After some spotty speculation it has been announced that Time, Inc. will cease production of Business 2.0, a magazine about "the new economy." Bought in 2001 for more than 30 million dollars, many found Time’s purchase of Business 2.0 to be perplexing, like Nashville blogger and B2B publisher Rex Hammock, who writes:
[B]y July 2001, the reality of the dot.com bust had sunk-in for most
folks, but not, apparently, Time Inc. Timeâs âeCompany Nowâ
(blast-from-the-past, huh? â how sad is this: eCompany Now doesnât even
have an entry on Wikipedia) then was merged with Business 2.0, as
Business 2.0 had a more-established brand and circulation (and
Wikipedia entry). The problem was and is, they never saw the
advertisers return â and two-months after the purchase was 9/11/2001.
It was not a smart purchase, however, the folks at Time were making all
sorts of not-smart decisions at the time, so this was the least of
As Rex notes, the NY Times is reporting that ten staffers from Business 2.0 will be heading to the Fortune headquarters to help with that magazine’s technology coverage. Good news for Fortune, I guess.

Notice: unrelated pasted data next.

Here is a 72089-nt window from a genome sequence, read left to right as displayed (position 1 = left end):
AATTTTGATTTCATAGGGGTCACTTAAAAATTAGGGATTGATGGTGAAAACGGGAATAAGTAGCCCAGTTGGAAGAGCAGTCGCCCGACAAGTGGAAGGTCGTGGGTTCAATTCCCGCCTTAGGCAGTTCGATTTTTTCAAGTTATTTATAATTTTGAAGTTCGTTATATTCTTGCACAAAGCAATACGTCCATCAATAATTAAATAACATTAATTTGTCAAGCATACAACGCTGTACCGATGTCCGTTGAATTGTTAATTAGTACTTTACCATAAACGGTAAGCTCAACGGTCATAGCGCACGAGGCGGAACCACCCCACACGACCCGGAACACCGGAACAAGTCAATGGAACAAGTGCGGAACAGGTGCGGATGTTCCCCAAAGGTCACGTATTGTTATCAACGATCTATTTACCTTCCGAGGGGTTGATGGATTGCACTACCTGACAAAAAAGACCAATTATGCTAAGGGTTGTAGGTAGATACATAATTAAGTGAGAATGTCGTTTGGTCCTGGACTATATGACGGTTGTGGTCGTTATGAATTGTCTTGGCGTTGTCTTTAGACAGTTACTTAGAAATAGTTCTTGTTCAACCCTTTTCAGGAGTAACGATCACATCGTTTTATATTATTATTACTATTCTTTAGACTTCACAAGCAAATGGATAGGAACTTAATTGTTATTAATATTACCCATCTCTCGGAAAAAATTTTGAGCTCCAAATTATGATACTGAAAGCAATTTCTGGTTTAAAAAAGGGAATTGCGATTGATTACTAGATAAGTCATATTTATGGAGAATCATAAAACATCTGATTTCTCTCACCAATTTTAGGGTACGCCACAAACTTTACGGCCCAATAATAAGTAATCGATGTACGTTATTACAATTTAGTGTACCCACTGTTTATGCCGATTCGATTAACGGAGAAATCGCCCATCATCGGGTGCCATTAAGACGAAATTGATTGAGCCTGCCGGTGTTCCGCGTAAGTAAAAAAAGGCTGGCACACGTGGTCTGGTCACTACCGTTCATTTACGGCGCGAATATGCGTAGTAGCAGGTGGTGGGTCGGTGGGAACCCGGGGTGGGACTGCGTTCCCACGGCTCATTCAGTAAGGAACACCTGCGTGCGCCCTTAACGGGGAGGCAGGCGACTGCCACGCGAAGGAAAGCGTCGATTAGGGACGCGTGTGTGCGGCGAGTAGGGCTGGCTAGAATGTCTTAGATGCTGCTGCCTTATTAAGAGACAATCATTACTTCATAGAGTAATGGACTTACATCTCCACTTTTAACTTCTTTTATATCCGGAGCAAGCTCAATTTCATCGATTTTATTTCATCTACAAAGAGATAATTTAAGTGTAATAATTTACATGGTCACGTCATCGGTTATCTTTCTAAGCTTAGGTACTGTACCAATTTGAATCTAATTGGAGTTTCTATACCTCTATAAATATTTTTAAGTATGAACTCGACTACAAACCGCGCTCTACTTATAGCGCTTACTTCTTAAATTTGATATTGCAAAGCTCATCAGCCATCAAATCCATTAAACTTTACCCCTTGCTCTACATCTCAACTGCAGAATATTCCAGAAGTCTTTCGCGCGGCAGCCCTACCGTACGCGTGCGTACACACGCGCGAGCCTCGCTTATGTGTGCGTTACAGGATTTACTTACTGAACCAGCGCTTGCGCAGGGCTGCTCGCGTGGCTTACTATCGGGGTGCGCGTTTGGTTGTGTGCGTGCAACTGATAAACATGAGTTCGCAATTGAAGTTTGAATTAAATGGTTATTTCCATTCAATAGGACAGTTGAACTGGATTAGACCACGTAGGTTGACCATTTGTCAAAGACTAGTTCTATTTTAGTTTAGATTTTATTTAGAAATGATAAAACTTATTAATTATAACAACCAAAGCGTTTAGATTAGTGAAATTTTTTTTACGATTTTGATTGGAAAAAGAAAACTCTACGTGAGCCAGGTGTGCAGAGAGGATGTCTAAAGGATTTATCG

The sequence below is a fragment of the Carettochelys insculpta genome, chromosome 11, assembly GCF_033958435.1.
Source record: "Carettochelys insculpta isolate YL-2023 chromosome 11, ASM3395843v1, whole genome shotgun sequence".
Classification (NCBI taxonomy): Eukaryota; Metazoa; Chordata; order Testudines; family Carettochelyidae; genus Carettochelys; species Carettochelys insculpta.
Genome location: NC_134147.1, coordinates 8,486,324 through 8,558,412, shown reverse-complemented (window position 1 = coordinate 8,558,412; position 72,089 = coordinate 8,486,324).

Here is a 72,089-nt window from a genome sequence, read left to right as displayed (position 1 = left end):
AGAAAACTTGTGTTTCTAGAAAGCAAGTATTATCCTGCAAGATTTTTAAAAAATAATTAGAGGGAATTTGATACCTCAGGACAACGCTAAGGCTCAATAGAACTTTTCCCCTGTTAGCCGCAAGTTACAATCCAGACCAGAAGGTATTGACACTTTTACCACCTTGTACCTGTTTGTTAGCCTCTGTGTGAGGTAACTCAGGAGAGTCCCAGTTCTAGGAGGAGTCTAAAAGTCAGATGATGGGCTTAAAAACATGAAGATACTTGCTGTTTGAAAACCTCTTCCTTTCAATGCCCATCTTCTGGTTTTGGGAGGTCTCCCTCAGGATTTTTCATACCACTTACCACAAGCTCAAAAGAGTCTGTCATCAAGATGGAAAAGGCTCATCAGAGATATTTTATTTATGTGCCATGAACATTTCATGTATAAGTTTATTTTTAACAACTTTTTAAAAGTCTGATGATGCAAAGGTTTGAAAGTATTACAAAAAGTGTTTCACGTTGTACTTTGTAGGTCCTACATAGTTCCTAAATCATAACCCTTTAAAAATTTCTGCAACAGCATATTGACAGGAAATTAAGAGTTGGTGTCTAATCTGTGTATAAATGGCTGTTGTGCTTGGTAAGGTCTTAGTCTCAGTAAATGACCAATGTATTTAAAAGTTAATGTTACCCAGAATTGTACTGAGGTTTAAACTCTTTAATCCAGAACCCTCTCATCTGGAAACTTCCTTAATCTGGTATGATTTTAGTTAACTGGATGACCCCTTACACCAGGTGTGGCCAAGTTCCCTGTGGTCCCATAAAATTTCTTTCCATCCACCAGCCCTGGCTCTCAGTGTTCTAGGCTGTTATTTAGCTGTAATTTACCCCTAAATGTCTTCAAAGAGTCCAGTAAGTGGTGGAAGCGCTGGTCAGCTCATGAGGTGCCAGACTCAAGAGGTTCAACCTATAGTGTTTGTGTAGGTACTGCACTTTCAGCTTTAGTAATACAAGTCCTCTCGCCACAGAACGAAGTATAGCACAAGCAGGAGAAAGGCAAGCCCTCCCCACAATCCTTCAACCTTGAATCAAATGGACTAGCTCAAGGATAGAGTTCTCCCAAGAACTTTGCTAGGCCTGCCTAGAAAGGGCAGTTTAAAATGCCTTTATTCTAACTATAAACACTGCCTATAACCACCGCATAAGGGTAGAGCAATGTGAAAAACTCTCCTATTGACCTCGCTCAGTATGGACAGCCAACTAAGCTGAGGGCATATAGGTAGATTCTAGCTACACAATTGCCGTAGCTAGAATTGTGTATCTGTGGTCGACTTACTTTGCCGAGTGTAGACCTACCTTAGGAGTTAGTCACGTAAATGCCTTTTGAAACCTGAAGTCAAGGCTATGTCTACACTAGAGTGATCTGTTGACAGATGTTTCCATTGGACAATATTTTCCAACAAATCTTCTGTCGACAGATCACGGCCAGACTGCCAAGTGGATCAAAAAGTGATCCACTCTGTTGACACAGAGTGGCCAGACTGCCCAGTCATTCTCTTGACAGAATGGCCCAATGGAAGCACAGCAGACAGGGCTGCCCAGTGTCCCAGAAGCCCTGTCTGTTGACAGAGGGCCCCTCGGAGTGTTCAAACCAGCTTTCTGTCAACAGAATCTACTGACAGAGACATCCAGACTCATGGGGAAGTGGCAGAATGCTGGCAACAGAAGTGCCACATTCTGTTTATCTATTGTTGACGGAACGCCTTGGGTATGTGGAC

This latest death leaves the web savvy to wonder: Are people hanging their proverbial hats on this "2.0" thing, much like they did before the dot-com crumble? Media outlet, e-commerce sites and other internet industries can’t stop talking about those magic numbers, as if the mystical "2.0" will pull them out of the red. Everyone wants their site built in "2.0." Everyone wants to get on the "2.0" train. But does anyone really and truly know what it means?
I’ll be interested to see how rival Fast Company does after Business 2.0′s wake. Commenters at TechCrunch seem sad to see the rag go, yet none of them mention Fast Company, though they do mention Inc. Interesting.